Oh, the secret to writing several thousand words a day? Simple. When you want to read the Jack Reacher novel? Write instead. Want to check facebook? Write instead. Want to watch TV? Write. Tired after a long day of working on client projects? You don’t get to rest, you get to write. Want a cookie? Tough. Write.
No, it’s not fun. But the feeling when I’ve finished a section of book, or put the finishing touches on a story? Priceless.
Project Move More
After burning myself out on travel last year, I indulged myself for the last six weeks of 2012 with a lot of couch-potato behavior. There was the occasional run with Middle Daughter, but I reveled in stillness, in letting myself have a vacation from the frenetic pace I’d set before. Eventually, though, it felt like the pendulum had swung too far the other way, and so I have resolved to make activity a more primary part of every day.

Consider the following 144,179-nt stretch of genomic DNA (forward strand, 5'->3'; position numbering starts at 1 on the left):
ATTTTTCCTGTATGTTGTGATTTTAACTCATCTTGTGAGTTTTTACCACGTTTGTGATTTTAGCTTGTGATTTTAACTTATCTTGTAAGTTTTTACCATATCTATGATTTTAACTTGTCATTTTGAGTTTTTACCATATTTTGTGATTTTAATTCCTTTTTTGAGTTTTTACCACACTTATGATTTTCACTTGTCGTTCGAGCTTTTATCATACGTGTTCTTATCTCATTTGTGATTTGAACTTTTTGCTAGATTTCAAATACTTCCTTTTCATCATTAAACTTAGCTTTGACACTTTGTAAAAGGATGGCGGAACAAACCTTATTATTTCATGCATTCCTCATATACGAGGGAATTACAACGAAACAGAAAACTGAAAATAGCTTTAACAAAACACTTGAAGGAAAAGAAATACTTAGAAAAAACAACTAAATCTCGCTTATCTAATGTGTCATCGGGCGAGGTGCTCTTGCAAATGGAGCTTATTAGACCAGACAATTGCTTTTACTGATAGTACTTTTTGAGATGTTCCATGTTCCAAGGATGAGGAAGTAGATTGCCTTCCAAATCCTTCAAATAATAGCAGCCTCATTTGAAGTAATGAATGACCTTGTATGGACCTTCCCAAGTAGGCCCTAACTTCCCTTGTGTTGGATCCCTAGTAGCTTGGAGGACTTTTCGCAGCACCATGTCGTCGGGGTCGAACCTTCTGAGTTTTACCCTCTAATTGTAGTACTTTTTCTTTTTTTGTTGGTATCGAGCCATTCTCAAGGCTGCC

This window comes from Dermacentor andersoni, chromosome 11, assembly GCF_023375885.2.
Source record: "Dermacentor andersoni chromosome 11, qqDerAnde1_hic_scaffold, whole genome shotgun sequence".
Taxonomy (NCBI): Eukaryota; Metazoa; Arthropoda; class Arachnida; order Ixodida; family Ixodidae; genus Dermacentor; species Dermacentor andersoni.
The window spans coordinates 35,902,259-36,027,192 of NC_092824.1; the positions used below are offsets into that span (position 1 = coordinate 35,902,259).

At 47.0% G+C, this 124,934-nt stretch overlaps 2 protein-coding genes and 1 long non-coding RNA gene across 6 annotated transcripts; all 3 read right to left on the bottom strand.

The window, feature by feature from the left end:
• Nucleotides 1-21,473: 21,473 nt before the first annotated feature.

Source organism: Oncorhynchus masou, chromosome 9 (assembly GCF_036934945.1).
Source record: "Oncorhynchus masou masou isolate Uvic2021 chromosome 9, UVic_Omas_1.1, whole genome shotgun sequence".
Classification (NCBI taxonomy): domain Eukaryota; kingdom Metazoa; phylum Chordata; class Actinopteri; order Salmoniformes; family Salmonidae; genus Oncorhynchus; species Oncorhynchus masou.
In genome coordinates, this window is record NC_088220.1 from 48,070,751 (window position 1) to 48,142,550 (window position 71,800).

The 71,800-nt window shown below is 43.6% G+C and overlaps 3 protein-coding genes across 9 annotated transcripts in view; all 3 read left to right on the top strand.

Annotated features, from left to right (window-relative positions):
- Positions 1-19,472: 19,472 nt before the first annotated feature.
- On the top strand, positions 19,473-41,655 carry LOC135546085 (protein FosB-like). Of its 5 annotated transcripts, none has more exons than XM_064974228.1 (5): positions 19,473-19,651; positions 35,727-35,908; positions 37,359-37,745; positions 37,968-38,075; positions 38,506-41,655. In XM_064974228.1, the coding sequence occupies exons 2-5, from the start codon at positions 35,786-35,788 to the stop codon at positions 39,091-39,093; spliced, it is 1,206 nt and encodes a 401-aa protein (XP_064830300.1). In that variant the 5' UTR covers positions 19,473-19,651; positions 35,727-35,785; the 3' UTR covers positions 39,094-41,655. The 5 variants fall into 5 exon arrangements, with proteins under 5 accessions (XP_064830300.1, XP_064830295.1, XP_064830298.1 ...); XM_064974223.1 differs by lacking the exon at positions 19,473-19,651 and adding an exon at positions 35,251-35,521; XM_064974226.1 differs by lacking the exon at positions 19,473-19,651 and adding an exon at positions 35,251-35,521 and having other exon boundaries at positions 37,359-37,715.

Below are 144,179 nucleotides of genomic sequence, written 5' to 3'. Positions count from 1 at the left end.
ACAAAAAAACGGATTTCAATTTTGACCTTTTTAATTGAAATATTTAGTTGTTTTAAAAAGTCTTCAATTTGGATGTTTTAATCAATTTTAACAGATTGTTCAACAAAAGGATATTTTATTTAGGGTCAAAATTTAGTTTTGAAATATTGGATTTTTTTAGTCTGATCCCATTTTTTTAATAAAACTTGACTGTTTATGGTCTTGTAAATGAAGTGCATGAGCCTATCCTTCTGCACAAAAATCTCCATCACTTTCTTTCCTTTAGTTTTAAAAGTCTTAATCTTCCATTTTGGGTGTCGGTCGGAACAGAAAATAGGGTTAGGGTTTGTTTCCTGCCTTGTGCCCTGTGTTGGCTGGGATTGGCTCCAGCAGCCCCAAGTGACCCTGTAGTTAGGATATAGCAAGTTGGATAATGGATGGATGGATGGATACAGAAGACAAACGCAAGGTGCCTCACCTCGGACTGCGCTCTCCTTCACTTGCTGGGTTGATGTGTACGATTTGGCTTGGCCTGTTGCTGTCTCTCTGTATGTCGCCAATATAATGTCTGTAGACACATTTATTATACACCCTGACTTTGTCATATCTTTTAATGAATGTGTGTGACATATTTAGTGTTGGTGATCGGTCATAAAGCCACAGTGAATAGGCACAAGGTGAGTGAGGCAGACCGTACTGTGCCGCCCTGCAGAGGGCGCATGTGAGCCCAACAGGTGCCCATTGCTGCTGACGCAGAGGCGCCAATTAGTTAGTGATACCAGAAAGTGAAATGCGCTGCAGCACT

I’ve done yoga of some sort or other almost every morning (I’m a big fan of Tara Stiles) and also began P90X again last Wednesday. My body has responded with a typical Um, Gray, you realize you’re almost 45 years old, there’s a price to pay for this kind of activity and “Ow” is a primary part of my everyday vocabulary. At the same time, there is a spring in my step that has been gone for a long time, and in general the rewards (along with a somewhat healthier diet) have been already appearing. If I feel this much better after only a week, how awesome will it be by Springtime when I can go back outside?